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The Modern Dance Movement & Martha Graham

It has always been a difficult challenge. As such, the standards of performance for the ballet had reached a high level of virtuosity that required many years of training and practice for even a gifted student to master the form. Most students begin their training at the young age of 8 to 12 years old.

Because of the formidable technical demands, the ballet had ceased to be an accessible means of expression for many aspiring dancers. Furthermore, the traditional adherence to a classically defined vocabulary of movement served to impose limitations on the expressive possibilities of dance as a creative art form. While there is no evidence that GrahamĘs innovations were brought about as an intentional response to those limitations, she was simply not a classically trained dancer, her creative output did serve to create a powerful alternative to the ballet as the dominant form of artistic dance.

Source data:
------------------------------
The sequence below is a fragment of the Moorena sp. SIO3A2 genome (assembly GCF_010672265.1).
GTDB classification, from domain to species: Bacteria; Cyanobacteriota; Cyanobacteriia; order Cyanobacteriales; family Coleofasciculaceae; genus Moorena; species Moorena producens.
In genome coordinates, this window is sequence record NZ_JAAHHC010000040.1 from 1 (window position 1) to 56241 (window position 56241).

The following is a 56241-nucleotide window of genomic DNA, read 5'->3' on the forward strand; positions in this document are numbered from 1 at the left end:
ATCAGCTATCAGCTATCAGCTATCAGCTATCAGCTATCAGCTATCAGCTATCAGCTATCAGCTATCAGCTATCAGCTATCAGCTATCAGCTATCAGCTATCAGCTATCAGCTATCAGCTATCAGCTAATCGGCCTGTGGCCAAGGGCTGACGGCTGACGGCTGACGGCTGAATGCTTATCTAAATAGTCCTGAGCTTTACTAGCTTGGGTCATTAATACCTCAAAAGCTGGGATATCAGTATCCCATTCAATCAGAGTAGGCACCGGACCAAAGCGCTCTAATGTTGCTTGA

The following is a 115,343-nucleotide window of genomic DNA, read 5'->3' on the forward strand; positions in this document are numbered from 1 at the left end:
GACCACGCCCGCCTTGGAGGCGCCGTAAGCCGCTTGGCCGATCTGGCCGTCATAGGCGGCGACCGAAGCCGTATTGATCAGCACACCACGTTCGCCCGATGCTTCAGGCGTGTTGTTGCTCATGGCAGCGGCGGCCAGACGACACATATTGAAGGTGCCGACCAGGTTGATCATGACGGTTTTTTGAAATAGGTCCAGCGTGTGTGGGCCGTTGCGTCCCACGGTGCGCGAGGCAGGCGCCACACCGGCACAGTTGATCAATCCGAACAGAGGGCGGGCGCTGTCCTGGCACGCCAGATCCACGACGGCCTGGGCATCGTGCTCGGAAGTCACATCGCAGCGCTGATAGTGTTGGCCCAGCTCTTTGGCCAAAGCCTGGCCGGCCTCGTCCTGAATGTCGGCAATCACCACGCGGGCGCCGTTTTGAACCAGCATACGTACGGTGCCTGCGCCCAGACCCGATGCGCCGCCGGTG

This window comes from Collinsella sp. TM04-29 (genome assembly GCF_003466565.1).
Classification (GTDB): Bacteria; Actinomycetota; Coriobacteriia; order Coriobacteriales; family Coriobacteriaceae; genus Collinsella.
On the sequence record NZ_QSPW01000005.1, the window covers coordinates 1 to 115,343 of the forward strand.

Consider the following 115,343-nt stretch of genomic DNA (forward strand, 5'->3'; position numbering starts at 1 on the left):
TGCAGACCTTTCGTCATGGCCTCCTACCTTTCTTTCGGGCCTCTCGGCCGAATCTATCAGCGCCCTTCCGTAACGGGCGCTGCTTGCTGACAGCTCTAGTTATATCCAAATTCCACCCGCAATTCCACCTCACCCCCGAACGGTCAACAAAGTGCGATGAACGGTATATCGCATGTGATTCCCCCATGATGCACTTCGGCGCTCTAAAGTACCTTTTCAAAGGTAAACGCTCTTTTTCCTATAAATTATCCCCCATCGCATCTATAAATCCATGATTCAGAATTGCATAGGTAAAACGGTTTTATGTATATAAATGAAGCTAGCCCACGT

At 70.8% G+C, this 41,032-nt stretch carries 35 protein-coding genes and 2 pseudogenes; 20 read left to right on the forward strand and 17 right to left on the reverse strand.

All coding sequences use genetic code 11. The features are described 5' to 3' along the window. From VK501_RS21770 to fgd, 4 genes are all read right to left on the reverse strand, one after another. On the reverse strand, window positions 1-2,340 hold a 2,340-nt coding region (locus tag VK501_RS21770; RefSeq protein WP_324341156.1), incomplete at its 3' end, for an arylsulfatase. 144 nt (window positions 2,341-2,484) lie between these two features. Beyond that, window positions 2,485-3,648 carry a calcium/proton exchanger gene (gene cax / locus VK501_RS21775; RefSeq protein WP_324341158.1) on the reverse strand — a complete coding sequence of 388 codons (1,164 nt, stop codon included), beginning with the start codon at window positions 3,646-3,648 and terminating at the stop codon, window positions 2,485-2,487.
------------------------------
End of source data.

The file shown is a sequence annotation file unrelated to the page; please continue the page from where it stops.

Like all great artists, Graham did not create in a cultural vacuum. Although the ballet had long been dominant, it was not the only genre of artistic dance. There were some important precursors to the modern dance movement Graham started. In the late 1800s Loie Fuller began to lay the basic ground work for a genre that would become modern dance by performing popular dances in a high art setting. She established two of the essential elements of modern dance: freedom of movement and the solo form (Bates, 1980, p. 1). Around the turn of the century

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The Modern Dance Movement & Martha Graham. (1969, December 31). In LotsofEssays.com. Retrieved 21:23, October 24, 2014, from http://www.collegetermpapers.com/viewpaper/11237.html
 
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